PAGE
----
What do librarians actually do?
Librarians are often portrayed as gray-haired, be-speckled Scrooges, shushing the slightest sound. Even those with a more enlightened view rarely understand what it is we do.
The Garfield County Public Library District is made of six library branches, stretching from Parachute to Carbondale, and includes administrative offices located in the Rifle Branch Library. The district employs 34 full-time and 27 part-time library staff members.
So what, exactly, do these employees do every day?
"Every day is different, but mostly I help our awesome patrons in any way that I can," said Karen Klink, a library assistant at the Parachute Branch.
There are books to repair, DVDs to clean, story times to plan, reviews to read, books to order, courier deliveries to unload, books to shelve, money to count, holds to place, technology to learn, schedules to make, forms to file, publicity to create. And that is just the beginning.
While all employees are trained in the basics, we each have our specialties: Cassyashton Porter is the repairer at the New Castle Branch Library. Brenda Buchanan from the Gordon Cooper Branch declares, "I police the bulletin board."
Kelsy Been, grant coordinator, in addition to her fundraising efforts helps to coordinate district programming such as the upcoming Big Read.
Sometimes, though, programs are more spontaneous. Barb Miller, from Glenwood Springs, recalled, "I orchestrated a duct tape program for teens. They had a great time."
With four new buildings and two more on the way, the library district has been able to expand one of its biggest resources: providing free access to the Internet.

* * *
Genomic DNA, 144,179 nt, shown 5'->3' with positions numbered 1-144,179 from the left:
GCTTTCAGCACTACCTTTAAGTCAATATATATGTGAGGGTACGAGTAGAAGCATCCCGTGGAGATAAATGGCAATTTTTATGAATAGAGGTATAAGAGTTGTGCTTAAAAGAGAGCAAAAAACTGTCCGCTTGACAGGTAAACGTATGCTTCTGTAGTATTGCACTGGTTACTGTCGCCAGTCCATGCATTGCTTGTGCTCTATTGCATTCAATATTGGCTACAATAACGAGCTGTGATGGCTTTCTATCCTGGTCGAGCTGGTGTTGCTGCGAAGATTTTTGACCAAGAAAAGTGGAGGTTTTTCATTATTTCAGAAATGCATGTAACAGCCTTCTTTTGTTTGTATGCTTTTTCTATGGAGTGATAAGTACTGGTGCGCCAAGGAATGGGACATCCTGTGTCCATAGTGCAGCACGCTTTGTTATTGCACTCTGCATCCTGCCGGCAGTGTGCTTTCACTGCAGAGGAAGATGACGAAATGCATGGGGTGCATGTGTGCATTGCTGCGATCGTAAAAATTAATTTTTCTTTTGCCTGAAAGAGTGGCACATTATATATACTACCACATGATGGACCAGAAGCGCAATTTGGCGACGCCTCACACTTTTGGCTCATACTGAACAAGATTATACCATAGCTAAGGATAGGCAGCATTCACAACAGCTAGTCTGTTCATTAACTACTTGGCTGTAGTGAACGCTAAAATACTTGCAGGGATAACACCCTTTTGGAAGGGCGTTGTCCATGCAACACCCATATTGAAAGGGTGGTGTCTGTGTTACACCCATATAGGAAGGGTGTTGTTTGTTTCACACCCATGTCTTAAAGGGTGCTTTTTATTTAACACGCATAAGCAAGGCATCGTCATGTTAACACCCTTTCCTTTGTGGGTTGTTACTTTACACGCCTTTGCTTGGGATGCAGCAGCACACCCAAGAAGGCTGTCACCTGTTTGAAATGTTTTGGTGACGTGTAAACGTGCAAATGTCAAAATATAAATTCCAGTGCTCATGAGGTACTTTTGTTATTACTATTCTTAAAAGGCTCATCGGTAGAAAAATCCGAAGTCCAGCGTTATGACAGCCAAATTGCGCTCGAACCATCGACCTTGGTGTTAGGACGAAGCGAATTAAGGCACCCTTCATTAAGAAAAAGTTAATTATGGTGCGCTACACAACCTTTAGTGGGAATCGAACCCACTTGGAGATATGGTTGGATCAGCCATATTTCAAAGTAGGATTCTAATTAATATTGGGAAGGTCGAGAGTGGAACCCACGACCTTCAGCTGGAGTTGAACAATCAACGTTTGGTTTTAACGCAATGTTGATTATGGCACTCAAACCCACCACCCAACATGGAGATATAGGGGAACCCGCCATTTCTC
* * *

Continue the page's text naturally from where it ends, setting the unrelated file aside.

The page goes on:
Melissa Colasinski from the Silt Branch Library notices she is spending more and more time helping patrons set up email and Facebook pages and learn to use Microsoft Word.
The library district recognizes that technology assistance is an important part of the service we provide, and has begun incorporating more programs to meet that need.
While librarians have risen to the technology challenge, we still are still in the book business.
Stephen Tafoya, the Fifth Element project coordinator at Rifle said, "I'm always searching for the next awesome YA book that I can share and recommend!"
Karol Sacca, Parachute Branch manager, said, "I know where the scary books are. I know where the best love stories are, too."
While books and technology comprise a large part of our work, we strive to be an invaluable part of each community we serve.
This community aspect means every day is different.
"Problem solving is fun!" said Dan Mickelson, Silt Branch manager. Librarians quickly learn to constantly adapt, taking on the role of investigator trying to track down books, or technician fixing library equipment, or guru answering the numerous reference questions we receive.
Carol Foreman, Rifle Branch manager, finds this constant change exciting.
"Lucky me. My job is to give my staff the freedom, skills and time to help patrons find the answers, information and skills they want or need to make their lives more meaningful," Foreman said.
Marilyn Murphy, Gordon Cooper Branch manager, has her own approach.
"I respond to whatever comes my way from patrons or co-workers and if everyone is happy, then I am happy," she said.
Essentially, librarians are about diversity. Some focus on the book aspect, while others focus on programs for kids, still others deal with the necessary administrative elements.
It all comes down to fulfilling our mission statement: "The Garfield County Public Library District seeks to create, promote and provide an environment of literacy, education, information and entertainment for everyone in our communities."
We are about serving our local community, and we hope that 2013 will be our best attempt yet.